Rebecca Shadow and the Winter House is now in a complete, typed up first draft format. It’s been a long haul to get it to this state and I’m sure there’s plenty of rewriting to do. The title has now been changed to Perihelion; this is the point at which a planet passes closest to the sun on its orbit. It was appropriate, bearing in mind what happens in the story. The ending makes for a darker dark fantasy than I’ve written for a while, although I feel like writing another full-on horror tale, so that’s probably next on the agenda. UPDATE: a story I wrote some time ago, Scar Tissue, was but never quite happy with, is now in the process of being extensively rewritten. I always liked the story, but the angle I was telling it from just wasn’t working. I spent much of last week with my window open, listening to a chaffinch in a tree nearby, which sang constantly every day. Something about the repeating rhythm and pattern put me in the right headspace (similar to listening to various drone/dark ambient recordings), and I think the story – several years in the making – will finally turn out to be just what I wanted it to be.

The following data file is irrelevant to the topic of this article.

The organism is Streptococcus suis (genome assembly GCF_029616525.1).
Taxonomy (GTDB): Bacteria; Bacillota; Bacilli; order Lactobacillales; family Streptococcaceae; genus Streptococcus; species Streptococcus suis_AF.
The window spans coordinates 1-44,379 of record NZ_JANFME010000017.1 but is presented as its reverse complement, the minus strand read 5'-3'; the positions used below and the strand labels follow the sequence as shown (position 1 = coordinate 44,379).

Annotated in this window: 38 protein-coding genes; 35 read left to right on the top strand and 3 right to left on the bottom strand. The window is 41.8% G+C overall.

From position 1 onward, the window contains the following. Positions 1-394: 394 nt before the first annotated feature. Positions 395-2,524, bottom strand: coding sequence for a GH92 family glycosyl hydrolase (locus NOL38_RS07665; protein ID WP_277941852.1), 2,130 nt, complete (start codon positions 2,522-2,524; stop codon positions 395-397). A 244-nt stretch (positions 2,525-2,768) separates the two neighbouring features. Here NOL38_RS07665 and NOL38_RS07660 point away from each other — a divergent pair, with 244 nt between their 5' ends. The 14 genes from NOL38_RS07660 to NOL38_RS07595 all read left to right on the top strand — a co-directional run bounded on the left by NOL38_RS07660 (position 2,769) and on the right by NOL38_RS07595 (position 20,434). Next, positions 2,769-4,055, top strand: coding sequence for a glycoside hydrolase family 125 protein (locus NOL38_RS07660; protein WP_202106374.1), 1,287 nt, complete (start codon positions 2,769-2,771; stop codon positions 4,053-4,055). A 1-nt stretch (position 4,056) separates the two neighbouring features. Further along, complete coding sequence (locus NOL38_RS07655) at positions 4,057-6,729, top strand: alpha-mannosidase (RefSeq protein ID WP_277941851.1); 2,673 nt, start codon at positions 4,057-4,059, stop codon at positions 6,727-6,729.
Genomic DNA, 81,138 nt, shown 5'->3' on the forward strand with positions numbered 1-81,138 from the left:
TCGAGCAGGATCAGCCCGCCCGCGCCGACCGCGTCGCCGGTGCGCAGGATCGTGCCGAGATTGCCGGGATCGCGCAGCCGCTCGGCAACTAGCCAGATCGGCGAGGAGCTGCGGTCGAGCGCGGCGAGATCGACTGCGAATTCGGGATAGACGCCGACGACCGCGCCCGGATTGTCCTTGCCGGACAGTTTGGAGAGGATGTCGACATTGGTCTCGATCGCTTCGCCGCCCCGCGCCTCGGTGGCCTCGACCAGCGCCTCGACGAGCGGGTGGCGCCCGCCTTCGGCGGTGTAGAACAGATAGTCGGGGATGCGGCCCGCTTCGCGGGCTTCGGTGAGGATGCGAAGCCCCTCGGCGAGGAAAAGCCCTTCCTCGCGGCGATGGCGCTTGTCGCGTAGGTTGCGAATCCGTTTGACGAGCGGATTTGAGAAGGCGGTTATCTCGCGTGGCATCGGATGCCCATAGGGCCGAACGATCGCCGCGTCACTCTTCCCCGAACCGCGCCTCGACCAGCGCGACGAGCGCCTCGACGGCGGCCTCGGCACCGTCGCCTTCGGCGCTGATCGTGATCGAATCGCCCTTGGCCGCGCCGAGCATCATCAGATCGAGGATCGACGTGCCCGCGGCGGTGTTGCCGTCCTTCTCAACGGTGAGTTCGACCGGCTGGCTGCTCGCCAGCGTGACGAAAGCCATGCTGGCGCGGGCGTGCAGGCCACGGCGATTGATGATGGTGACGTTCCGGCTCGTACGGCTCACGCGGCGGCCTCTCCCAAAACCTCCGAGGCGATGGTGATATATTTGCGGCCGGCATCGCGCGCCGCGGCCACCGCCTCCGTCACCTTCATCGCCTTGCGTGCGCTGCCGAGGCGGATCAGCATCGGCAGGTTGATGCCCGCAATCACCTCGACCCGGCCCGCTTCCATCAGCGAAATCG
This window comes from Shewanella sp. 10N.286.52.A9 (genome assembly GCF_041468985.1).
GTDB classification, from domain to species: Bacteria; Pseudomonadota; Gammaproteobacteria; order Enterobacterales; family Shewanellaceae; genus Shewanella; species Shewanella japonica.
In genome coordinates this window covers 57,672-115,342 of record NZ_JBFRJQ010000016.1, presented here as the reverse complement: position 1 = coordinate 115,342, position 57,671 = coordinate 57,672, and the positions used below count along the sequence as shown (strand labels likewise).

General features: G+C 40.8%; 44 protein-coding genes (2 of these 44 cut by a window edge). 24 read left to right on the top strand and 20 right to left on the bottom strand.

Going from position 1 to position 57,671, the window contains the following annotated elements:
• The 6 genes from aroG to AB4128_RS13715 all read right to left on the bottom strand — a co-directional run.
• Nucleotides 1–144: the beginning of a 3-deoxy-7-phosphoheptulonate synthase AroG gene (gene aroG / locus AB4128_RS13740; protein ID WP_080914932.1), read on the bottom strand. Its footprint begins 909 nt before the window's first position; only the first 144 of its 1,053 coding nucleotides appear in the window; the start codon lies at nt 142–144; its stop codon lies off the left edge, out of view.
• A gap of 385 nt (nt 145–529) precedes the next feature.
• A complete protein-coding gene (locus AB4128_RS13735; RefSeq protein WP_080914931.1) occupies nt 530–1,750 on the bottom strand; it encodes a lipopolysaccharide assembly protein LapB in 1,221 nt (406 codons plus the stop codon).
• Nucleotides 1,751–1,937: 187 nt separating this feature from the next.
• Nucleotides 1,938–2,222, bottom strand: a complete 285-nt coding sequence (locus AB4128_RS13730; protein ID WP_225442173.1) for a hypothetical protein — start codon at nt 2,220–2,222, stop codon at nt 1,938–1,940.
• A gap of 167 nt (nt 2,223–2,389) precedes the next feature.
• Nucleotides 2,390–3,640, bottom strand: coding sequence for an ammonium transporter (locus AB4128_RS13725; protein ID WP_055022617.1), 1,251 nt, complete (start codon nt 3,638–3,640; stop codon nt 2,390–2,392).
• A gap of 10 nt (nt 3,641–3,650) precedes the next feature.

In late summer I shall be making another trip to Cumbria, to spend a week in the amazing landscape of the north lakes. It means I’ll be able to visit Castlerigg and Long Meg and her Daughters stone circles for the first time and return to Jhonn Balance’s memorial near Bassenthwaite Lake. My 24 hour visit to the area last year left me wanting much more and, of course, having two faulty cameras with me meant that I only got a handful of shots of the entire trip (I had the second film processed recently and it contained a couple of shots taken at Vindolanda museum/Roman army camp – more than I’d been expecting, but still virtually nothing from such a huge trip) – which was a reminder to always be in the present and enjoy an experience, but needless to say I’m very happy to be going back.